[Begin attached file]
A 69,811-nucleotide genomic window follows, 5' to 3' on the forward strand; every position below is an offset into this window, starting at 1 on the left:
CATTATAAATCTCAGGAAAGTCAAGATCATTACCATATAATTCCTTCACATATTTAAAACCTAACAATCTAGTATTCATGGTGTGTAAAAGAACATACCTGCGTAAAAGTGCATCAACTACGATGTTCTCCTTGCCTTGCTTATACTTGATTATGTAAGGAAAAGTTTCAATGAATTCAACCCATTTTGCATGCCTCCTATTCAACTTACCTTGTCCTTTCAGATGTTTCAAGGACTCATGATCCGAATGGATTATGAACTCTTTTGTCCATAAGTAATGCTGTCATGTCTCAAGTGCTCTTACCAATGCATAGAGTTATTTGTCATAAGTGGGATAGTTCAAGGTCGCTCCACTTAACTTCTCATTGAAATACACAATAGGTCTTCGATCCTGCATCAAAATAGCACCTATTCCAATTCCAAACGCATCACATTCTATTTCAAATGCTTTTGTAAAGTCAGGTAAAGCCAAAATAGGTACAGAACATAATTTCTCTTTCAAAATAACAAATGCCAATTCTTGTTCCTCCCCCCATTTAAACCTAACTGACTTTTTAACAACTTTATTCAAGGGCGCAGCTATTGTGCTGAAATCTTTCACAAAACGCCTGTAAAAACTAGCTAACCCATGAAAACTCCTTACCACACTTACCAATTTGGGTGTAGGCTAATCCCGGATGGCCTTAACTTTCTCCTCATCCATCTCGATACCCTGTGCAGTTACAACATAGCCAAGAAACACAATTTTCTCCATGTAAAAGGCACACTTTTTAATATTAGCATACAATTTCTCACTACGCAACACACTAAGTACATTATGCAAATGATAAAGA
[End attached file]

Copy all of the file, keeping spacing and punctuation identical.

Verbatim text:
A 69,811-nucleotide genomic window follows, 5' to 3' on the forward strand; every position below is an offset into this window, starting at 1 on the left:
CATTATAAATCTCAGGAAAGTCAAGATCATTACCATATAATTCCTTCACATATTTAAAACCTAACAATCTAGTATTCATGGTGTGTAAAAGAACATACCTGCGTAAAAGTGCATCAACTACGATGTTCTCCTTGCCTTGCTTATACTTGATTATGTAAGGAAAAGTTTCAATGAATTCAACCCATTTTGCATGCCTCCTATTCAACTTACCTTGTCCTTTCAGATGTTTCAAGGACTCATGATCCGAATGGATTATGAACTCTTTTGTCCATAAGTAATGCTGTCATGTCTCAAGTGCTCTTACCAATGCATAGAGTTATTTGTCATAAGTGGGATAGTTCAAGGTCGCTCCACTTAACTTCTCATTGAAATACACAATAGGTCTTCGATCCTGCATCAAAATAGCACCTATTCCAATTCCAAACGCATCACATTCTATTTCAAATGCTTTTGTAAAGTCAGGTAAAGCCAAAATAGGTACAGAACATAATTTCTCTTTCAAAATAACAAATGCCAATTCTTGTTCCTCCCCCCATTTAAACCTAACTGACTTTTTAACAACTTTATTCAAGGGCGCAGCTATTGTGCTGAAATCTTTCACAAAACGCCTGTAAAAACTAGCTAACCCATGAAAACTCCTTACCACACTTACCAATTTGGGTGTAGGCTAATCCCGGATGGCCTTAACTTTCTCCTCATCCATCTCGATACCCTGTGCAGTTACAACATAGCCAAGAAACACAATTTTCTCCATGTAAAAGGCACACTTTTTAATATTAGCATACAATTTCTCACTACGCAACACACTAAGTACATTATGCAAATGATAAAGA